Study: Southern Maine could sustain a casino

A study commissioned by the Legislature suggests that Maine could sustain more casinos depending on their size and location.

The study released Aug. 30 shows the state’s economy could handle one more casino as long as it is in southern Maine, close to Interstate 95 and popular summer tourist attractions.

The study also suggests a smaller casino in northern Maine, in either Washington or Aroostook county, close to the Canadian border.

Members of the Legislature’s Veterans and Legal Affairs Committee are expected to review the study Sept. 10.

Republican State Sen. Garrett Mason of Lisbon told the Sun Journal that the $110,000 study gives lawmakers a clean slate for developing workable policy proposals that aren’t based on a particular set of constituents’ desires.

Maine already has casinos in Oxford and Bangor.

Maine’s jobless rate at 5.5 percent in July

The unemployment rate in New England ticked up to 5.8 percent in July, but it’s still lower than the national average.

The New England Information Office of the U.S. Bureau of Labor Statistics reported the rate for the region Wednesday. It was one-tenth of a percentage point higher in June.

Rhode Island had the highest rate in the region, at 7.7 percent, which is tied for the third worst in the U.S. Connecticut’s rate was next, at 6.6 percent. Massachusetts’ rate was 5.6 percent, followed by Maine at 5.5 percent, New Hampshire at 4.4 percent and Vermont at 3.7 percent.

The national unemployment rate in July was 6.2 percent.

The New England rate a year ago was 7.2 percent.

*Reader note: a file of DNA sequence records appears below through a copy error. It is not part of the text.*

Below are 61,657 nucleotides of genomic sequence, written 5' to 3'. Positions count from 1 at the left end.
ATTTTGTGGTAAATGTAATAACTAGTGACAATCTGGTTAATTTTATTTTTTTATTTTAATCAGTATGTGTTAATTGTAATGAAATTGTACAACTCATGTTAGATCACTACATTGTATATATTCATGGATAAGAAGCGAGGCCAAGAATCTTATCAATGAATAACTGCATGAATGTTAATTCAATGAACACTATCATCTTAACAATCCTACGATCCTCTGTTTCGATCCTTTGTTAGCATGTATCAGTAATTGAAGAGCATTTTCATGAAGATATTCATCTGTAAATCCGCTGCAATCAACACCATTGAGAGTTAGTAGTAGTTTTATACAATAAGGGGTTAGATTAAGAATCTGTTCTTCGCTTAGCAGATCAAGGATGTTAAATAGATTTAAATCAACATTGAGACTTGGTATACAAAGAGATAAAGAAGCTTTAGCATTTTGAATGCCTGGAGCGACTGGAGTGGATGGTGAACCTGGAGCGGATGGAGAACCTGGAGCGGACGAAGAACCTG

All 12 Fed regions report growth in July, August

The U.S. economy strengthened in all regions of the country in July and August, in areas from consumer spending to auto sales to tourism, the Federal Reserve reported in a survey released Wednesday.

All 12 of the Fed’s regions reported growth. Six – New York, Cleveland, Chicago, Minneapolis, Dallas and San Francisco – characterized growth as “moderate.” The other regions reported somewhat slower expansion. Four described growth as “modest,” and two noted signs of improvement.

The survey found no clear evidence that the economy is expanding so fast that the Fed might soon need to begin raising interest rates to prevent inflation.

Most regions reported optimism about key economic sectors. A majority cited increased loan demand, for example, and hotel occupancies.

New rules hold big banks to ‘liquidity’ requirements

Federal regulators are requiring big banks to keep enough high-quality assets on hand to survive during a severe downturn, the latest move under congressional mandate to lessen the likelihood of another financial meltdown.

The Federal Reserve adopted rules on a 5-0 vote Wednesday that will subject big U.S. banks for the first time to so-called “liquidity” requirements. Liquidity is the ability to access cash quickly. The Federal Deposit Insurance Corp. and the Treasury Department’s Office of the Comptroller of the Currency also adopted the rules.

– From news service reports

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